Monday, 22 August 2011

On Retreat

On occassions it is good to take time out to reflect and contemplate various parts of our personal and commercial progress.

Now for me is a good time. A few work commitments need to be honoured and then a change in direction for me and my work is wanted and needed.

Having been very fortunate to achieve the goals that I set some years ago with regards to my turning some of these have started to take over and stifle the making process.

This in turn can have adverse effects on me. However instead of looking at these times as a negative I take them as a sign that I am being pulled or gently nudged down a new path. So the only thing to do is to listen to what I am being told and to embrace this, see where it takes me, and just letgo of what I percieve as being the safe option.

This process is frightening and exciting at the same time often yeilds a far richer end result than playing it safe. The trick I have found is just to let go and have faith that all will be well.

There are too many designs/new ideas in my sketch book and head collecting dust, that some prioritising and re-organisation is require before I can embark on this new direction.

It will involve as ever hard work and much thought.

So time out and reflection on my current position/work is needed as I feel at the moment it lacks the depth I feel and know it should have.

Not getting the time to develop my ideas means that turning just becomes a technical process and the work that I have produced to date has not been taken to it's full potential. Looking at new work means time out to search deeper and this can only be done in the mind and not through technique alone.

I will periodically post work and thoughts, but these may be few and far between but hopefully the time to reflect will instigate the changes required.

Needing to clear space also means staying in my own zone for a while and keeping communication to a minimum.

Although I can be contacted via email, it may just take time for me to reply. Of course business will have to carry on as normal and all such enquiries will be answered quickly.

Thank you for your interest to date.

Sunday, 21 August 2011

Beginners mind

There have been and continue to be discussions on the forums about design and developement.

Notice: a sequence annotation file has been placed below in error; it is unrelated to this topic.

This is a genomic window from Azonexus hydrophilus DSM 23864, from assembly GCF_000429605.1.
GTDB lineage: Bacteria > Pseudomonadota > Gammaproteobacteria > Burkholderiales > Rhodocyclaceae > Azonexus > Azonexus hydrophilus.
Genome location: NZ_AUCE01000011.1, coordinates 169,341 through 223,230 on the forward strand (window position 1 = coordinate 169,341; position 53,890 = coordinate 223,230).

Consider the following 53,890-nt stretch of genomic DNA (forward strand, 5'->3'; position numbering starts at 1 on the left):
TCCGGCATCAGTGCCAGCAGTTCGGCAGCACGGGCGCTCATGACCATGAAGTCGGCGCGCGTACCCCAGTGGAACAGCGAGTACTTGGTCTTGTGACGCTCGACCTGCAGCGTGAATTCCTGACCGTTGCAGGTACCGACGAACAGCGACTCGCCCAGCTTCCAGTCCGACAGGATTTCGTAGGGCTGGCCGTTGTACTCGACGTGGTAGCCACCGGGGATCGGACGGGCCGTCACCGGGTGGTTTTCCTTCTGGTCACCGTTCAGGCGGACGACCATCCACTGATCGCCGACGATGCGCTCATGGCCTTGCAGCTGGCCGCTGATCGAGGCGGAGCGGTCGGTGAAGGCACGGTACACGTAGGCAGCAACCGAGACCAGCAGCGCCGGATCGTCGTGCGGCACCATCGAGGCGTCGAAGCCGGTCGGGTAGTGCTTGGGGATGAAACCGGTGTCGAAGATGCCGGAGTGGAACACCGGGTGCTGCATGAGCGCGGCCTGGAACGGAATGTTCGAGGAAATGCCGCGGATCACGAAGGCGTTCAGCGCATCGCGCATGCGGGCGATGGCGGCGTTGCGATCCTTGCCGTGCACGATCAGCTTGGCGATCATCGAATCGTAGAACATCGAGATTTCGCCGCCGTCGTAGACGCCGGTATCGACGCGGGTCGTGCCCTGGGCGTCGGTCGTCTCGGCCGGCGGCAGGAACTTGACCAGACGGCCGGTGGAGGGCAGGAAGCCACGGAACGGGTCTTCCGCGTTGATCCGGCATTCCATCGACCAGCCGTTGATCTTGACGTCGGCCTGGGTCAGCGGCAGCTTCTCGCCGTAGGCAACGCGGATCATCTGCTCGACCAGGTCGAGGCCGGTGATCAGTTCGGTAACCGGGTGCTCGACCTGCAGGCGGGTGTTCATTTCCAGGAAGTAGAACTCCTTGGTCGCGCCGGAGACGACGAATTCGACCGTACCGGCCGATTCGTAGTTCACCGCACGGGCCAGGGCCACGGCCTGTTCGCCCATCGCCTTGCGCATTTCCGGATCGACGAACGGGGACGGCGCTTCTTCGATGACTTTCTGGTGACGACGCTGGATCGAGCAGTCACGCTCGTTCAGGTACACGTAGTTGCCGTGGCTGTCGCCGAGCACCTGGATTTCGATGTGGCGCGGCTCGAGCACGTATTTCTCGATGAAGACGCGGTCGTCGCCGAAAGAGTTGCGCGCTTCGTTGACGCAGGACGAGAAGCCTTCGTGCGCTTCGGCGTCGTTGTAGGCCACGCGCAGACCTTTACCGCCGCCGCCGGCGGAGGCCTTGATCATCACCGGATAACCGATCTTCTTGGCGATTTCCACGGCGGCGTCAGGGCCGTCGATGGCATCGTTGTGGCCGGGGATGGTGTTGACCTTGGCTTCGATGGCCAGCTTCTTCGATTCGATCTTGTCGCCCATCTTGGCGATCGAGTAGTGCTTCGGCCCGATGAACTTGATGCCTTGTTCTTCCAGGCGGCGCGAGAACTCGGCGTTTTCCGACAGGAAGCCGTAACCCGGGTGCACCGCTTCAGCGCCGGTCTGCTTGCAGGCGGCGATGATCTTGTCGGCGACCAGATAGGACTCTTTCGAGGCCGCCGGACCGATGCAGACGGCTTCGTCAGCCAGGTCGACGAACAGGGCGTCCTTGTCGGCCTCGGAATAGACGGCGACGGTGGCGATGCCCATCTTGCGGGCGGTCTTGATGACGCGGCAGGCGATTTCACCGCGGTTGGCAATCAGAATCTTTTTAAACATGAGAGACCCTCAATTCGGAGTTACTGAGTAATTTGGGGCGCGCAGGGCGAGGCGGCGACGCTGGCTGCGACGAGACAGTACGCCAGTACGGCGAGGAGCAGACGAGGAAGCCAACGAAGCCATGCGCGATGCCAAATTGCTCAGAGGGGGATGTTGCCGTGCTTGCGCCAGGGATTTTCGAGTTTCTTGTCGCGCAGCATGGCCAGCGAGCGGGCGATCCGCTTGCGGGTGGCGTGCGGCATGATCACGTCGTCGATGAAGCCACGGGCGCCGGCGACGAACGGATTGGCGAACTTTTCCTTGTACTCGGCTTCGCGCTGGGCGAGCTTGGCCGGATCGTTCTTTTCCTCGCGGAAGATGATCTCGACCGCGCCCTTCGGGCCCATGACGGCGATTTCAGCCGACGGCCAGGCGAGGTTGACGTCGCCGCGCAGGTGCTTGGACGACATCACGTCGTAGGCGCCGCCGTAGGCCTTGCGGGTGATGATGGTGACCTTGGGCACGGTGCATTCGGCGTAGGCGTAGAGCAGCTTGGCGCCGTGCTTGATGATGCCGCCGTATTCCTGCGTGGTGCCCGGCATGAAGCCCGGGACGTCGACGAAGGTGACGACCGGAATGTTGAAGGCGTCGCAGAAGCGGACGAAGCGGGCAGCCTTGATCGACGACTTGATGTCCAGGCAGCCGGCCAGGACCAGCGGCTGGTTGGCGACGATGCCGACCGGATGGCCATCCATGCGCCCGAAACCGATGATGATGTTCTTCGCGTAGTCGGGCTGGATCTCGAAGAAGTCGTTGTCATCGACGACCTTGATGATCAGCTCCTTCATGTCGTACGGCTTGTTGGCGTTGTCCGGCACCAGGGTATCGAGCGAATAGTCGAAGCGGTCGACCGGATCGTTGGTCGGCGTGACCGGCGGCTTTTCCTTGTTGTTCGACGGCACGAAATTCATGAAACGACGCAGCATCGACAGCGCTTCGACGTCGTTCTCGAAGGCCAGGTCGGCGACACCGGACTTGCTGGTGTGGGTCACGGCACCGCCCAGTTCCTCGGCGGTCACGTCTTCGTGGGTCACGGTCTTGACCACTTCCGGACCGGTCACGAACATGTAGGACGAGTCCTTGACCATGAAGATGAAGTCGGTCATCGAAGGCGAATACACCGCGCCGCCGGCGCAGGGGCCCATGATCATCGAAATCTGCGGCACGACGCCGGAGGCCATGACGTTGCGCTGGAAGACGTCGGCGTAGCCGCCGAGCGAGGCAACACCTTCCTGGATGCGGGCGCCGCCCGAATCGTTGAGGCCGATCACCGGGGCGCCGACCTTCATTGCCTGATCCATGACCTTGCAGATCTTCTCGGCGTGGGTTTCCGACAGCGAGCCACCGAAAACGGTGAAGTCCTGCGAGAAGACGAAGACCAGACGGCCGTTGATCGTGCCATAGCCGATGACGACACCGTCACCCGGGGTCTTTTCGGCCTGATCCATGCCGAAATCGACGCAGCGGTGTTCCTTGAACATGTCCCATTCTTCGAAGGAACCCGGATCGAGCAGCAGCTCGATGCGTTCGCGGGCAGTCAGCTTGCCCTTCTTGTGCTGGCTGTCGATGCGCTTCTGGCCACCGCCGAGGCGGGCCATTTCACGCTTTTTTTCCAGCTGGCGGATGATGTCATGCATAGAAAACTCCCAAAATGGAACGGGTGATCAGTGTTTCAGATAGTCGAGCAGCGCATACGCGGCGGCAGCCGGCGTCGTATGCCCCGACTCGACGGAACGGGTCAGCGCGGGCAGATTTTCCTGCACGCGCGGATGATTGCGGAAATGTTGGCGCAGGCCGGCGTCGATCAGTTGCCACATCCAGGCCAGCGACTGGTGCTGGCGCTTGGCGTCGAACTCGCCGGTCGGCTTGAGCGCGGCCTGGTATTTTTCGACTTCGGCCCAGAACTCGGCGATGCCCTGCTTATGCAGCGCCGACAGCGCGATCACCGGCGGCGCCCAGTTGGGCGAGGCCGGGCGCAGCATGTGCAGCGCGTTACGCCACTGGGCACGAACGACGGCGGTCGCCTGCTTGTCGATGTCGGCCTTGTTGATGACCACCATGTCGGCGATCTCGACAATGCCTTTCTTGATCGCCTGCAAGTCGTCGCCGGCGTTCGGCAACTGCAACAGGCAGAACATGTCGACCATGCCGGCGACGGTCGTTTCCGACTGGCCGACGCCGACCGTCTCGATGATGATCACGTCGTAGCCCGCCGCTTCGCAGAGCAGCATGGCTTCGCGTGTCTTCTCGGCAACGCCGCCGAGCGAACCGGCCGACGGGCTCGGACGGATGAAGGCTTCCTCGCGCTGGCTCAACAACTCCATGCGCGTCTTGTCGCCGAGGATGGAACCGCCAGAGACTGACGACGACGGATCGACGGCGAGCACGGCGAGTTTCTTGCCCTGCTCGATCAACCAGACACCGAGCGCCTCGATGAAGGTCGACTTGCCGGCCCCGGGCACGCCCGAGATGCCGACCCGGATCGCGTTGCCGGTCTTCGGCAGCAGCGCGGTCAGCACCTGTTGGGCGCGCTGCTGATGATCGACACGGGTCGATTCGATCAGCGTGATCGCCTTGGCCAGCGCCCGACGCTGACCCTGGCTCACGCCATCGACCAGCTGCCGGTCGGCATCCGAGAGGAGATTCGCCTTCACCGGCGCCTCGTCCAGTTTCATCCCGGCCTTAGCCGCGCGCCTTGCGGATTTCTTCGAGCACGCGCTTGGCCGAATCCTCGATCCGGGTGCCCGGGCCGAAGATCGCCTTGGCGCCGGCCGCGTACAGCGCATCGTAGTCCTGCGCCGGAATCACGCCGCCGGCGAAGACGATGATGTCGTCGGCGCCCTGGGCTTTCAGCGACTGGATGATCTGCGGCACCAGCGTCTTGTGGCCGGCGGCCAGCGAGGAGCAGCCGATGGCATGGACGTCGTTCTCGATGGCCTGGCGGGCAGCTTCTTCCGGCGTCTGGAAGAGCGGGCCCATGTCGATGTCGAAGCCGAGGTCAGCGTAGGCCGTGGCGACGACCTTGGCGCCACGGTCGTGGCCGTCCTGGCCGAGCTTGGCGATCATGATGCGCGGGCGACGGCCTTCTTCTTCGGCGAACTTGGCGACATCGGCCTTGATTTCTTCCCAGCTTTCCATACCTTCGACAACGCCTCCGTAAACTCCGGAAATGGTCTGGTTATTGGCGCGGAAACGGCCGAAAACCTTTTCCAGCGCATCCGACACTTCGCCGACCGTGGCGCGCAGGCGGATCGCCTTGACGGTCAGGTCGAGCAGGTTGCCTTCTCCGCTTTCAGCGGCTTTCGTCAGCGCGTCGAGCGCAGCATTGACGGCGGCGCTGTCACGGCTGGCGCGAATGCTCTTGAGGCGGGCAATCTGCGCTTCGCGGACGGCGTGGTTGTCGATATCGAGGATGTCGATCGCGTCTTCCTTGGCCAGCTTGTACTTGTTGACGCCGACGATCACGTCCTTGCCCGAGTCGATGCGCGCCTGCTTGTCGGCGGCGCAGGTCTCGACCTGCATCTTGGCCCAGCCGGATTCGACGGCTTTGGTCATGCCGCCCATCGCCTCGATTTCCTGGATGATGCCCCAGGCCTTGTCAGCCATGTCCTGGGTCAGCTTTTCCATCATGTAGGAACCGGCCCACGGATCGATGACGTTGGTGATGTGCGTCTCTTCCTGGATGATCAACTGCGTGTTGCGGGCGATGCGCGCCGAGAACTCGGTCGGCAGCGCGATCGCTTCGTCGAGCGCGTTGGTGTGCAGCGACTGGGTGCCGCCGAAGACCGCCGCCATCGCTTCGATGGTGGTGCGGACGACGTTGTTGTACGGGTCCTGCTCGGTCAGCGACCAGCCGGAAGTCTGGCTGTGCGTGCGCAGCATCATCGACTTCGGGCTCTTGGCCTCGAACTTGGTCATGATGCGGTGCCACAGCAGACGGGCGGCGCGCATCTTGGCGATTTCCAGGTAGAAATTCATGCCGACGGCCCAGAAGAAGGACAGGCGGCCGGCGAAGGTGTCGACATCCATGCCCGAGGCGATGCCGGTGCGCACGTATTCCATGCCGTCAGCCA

In the past I have discussed beginners mind on both my blog and in the forums. The forum discussions generally end up in a debate that lose sight of the question and essence of what is trying to be discussed. So generally these days I tend to spend less time in them, not because I am being direspectful to those in the forums but there is generally a certain mind set that I use to fight against which eventually I found I could not change, so would rather spend my energies on my own work which is suffering through having too much to do. But things are soon going to give so I can concentrate on spending more time on making, but that is another subjctfor the future.

Then the penny dropped and I realised that it is not my place to change anything, but it is within every ones ability to develop if they so wish by observing, researching and connecting. All the information is out there with people willing to help if we only let them.

We all have this ability to be creative but generally lose most of it by the time we reach teenage years. Then we go through school being moulded by the system and our peers. If we choose a creative craft/art hopefully in further education the lecturer will help us to connect back with our creative side by stipping away the pre-programmed and pointing us in the direction to find the answers.

Some may be born and keep the natural ability of being creative and have an innate sence and talent. Unfortunately I was not one of those so have to work hard at it and continue to do so.

Then our ego's ( especially for men) come into play. " I know what I am doing", " no one can tell me anything about anything".

At this point the door closes and making just becomes an amalgamation of various techniques, which any one can learn with practice and time, they are not difficult at all.
People will have you believe that they are the "holy grail", mainly I believe because they do not want others to see through the ruse that keeps them secure. As they may not be able to acheive anything else beyond this.

This results in a "nice piece" of work, that lacks depth and any real interest for the viewer. Often I hear that technique is the most important aspect of turning/creating, " cods wallop".

Yes safe technique is important, once you acheive it then let go of it and move into other directions. (if you want to of course, there is nothing wrong with being satisfied with where you are at).

My 8 year old daughter Bella this morning was sat happily drawing in our conservatory while I relaxed reading a book.

She came and showed me the above picture which immediately made me smile. The parts/colours and shapes all connect, she even included an offset which draws the eye nicely away from the uniform design/outside circle.

When I told her that I thought it was brilliant and asked where she had gotten the idea from, she replied " I just wanted to play with circles".

Without concious thought Bella used five colours including the white of the paper. All of these have been connected to give a balance through-out the drawing.